Things are going nowhere near perfect with me lately, but one thing that has gone mostly very well for me is the new, altered schedule. As of today, we have now spent about two solid weeks with the new schedule, and I can safely say that although there are issues, it is far and away better than what I (and the students) dealt with before. As I’m sure I have mentioned earlier, there three main differences in the schedule from what it was like up until now:
1. My period length has decreased from 110 minutes to 75 minutes
2. All 4 of my classes meet every day, as opposed to on alternating days
3. The classes were re-rostered to group the kids more homogeneously
Changes 1 and 2 combine to mean a nominal increase in math instructional time from 275 minutes per week to 375. I am seeing a huge difference in the amount of material I can cover. In addition, I notice much less fatigue from my students over the period duration. And when I have a bad class period, 75 minutes of hell is a lot easier to tolerate than 110.
In my top two classes, behavior is much easier to manage. That’s not to say that there aren’t problems, because there definitely are. But when I need to get the class back under control, it takes far less time.
Of my lower two classes, one, Group B, is split in half between me and another teacher. This also makes management much easier. The only major problem is my other lower class, Group D. They have the tendency to fly completely off the hook, like they were on Tuesday. But all in all, I feel like at the very least, Groups A, B, and C are being far more effectively serviced.
Planning for classes and keeping track of what happens from day to day is a much easier task, now that I don’t have to worry about which groups to lead my lessons with, whether a lesson is going to straddle a weekend, or whether a field trip is going to throw the whole thing off. Continuity for me is smoother and I can see that it working better for the students as well.
I have huge appreciation for the people who accepted changes so that this could occur, it makes my teaching task imminently more doable. It might even be possible to finish this curriculum before the HSA after all (in one form or another).
Today, I returned to school from a very much needed spring break. From my jolting return from winter break, I knew to expect things to be bumpy coming back, and the students did not disappoint. However, I think I was better prepared this time around.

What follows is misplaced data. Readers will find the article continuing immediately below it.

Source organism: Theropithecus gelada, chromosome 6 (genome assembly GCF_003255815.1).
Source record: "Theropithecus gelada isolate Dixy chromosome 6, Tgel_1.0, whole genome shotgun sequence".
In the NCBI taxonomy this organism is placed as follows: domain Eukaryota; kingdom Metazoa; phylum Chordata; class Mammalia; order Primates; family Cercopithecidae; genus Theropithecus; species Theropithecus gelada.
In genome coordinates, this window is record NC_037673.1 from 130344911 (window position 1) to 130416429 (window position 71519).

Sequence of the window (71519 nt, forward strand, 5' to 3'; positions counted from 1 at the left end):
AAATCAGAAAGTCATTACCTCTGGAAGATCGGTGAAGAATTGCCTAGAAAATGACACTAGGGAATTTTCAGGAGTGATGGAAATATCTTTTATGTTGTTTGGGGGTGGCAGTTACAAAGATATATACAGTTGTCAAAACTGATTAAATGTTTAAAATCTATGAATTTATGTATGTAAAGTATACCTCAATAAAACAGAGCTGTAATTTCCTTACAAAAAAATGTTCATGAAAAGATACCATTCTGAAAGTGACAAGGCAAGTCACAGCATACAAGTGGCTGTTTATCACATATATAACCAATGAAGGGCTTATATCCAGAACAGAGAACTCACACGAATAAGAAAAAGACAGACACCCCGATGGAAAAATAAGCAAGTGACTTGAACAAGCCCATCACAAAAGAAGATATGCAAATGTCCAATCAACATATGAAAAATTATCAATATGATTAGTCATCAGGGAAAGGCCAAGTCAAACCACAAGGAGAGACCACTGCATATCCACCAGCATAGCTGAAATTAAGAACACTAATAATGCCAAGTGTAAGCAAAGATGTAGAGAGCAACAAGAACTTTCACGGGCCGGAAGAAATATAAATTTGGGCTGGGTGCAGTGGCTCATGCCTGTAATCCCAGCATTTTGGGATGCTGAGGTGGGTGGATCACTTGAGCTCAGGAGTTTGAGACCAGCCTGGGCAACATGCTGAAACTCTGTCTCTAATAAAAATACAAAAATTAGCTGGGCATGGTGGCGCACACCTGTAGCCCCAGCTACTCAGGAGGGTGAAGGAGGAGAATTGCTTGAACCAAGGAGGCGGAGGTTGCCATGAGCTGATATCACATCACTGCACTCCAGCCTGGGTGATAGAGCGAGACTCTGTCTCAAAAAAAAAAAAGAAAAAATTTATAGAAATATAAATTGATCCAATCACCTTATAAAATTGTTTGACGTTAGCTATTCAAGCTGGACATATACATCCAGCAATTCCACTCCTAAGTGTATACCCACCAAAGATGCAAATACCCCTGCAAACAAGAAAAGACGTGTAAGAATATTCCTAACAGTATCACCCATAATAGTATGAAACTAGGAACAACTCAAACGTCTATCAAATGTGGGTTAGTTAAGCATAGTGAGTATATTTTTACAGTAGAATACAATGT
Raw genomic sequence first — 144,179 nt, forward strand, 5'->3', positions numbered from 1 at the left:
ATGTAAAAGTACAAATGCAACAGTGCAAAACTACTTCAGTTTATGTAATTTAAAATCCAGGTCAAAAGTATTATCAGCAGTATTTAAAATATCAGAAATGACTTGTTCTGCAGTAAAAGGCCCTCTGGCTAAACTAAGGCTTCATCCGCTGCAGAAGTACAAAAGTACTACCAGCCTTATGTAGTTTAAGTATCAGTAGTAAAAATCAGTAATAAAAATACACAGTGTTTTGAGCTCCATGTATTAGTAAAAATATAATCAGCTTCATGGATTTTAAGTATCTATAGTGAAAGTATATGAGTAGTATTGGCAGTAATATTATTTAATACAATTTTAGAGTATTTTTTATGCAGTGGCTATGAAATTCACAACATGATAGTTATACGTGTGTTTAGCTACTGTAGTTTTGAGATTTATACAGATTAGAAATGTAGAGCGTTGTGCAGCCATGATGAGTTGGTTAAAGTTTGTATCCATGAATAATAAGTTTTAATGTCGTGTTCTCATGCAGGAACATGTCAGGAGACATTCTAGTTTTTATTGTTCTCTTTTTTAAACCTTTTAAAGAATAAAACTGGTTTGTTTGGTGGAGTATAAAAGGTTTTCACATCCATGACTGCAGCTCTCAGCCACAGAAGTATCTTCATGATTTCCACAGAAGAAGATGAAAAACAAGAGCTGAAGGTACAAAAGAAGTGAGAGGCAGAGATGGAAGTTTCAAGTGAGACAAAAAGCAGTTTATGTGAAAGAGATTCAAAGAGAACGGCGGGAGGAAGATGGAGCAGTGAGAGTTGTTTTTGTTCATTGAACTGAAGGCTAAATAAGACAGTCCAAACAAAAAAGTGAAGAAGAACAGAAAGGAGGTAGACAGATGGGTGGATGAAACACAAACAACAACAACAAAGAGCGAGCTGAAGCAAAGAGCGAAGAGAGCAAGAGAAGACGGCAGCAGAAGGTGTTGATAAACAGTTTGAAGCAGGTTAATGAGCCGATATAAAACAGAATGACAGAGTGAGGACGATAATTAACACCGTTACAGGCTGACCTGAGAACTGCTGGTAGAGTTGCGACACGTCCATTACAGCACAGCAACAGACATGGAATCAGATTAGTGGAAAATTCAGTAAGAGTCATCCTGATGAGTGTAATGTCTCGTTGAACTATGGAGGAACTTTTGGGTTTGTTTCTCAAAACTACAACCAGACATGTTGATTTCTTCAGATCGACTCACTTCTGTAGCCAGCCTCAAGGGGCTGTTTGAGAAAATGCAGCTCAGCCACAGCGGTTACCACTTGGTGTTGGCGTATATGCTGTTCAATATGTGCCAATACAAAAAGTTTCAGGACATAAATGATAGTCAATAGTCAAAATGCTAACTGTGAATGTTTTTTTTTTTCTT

I can’t say that we accomplished a whole lot of any of my classes today, besides (hopefully) getting the kids focused on doing work again. I hit them with a quiz that they probably weren’t well prepared for, which generally is not a very good idea. However, I think most students actually took it fairly seriously, and I hope it was a bit of a wake up call to them that I’m not wasting any time getting them back to work.
Twenty-two instructional days remain before the HSA, and things are not looking particularly pretty. During quarter 3, I think I tightened up my routines a lot, but I still wasn’t seeing much, if any, gain in results. This last quarter, I need to try to change up my approach.
Some things are going to have to wait until next year. Speaking of which, my fellow TFA first year algebra teachers and I have started talking about some things we want to iron out over the summer so that hopefully we can avoid the debacle that this year has been for all of us. One of the toughest questions is how to approach the teaching of algebra as a subject, given the students we have and the way they are assessed by the HSA.
The HSA is actually a very rigorous test of students’ abilities to apply the skills of algebra and data analysis to real-world problems. Nowhere on the test do you see problems simply demanding the students to “solve for x”. Most of the questions require the students to analyze a word problem carefully to find out what it’s asking for, then to synthesize skills from different parts of the curriculum to answer that question.
The problem in preparing students to do this is two-fold. First of all, my average student is shaky on basic arithmetic and not at all comfortable with the concepts and skills he/she should have mastered in pre-algebra. Secondly, the curriculum provided by the City teaches the concepts in isolation. Whereas the HSA questions usually require several skill to be applied at once, the assessment questions I’m provided in the curriculum are usually very one-dimensional. Even more problematic is the fact that the materials provided by the curriculum are even more simplistic.
So my dilemma is that in my limited time, with little appropriate material provided, I’m supposed to be teaching the students to the complex process of assembling skills to solve problems, when the students struggle to perform each skill itself.
Faced with this situation, the holy grail is to be able to teach the students the concepts, from which the skills will follow. If a student truly understands equations and the rules of algebra, they don’t need to know the step-by-step process of solving an equation, that follows naturally from their own understanding. Teaching concepts is extremely hard, especially when faced with an extremely diverse set of very frustrated students, who aren’t used to being made to think critically. And so the temptation is to teach the skills one-by-one, because most students can follow a step-by-step process. But the eventual issue is that the students will never truly understand the why behind what they’re doing, and there’s simply no way to teach an algorithm for every single type of problem the student might happen to see on the HSA.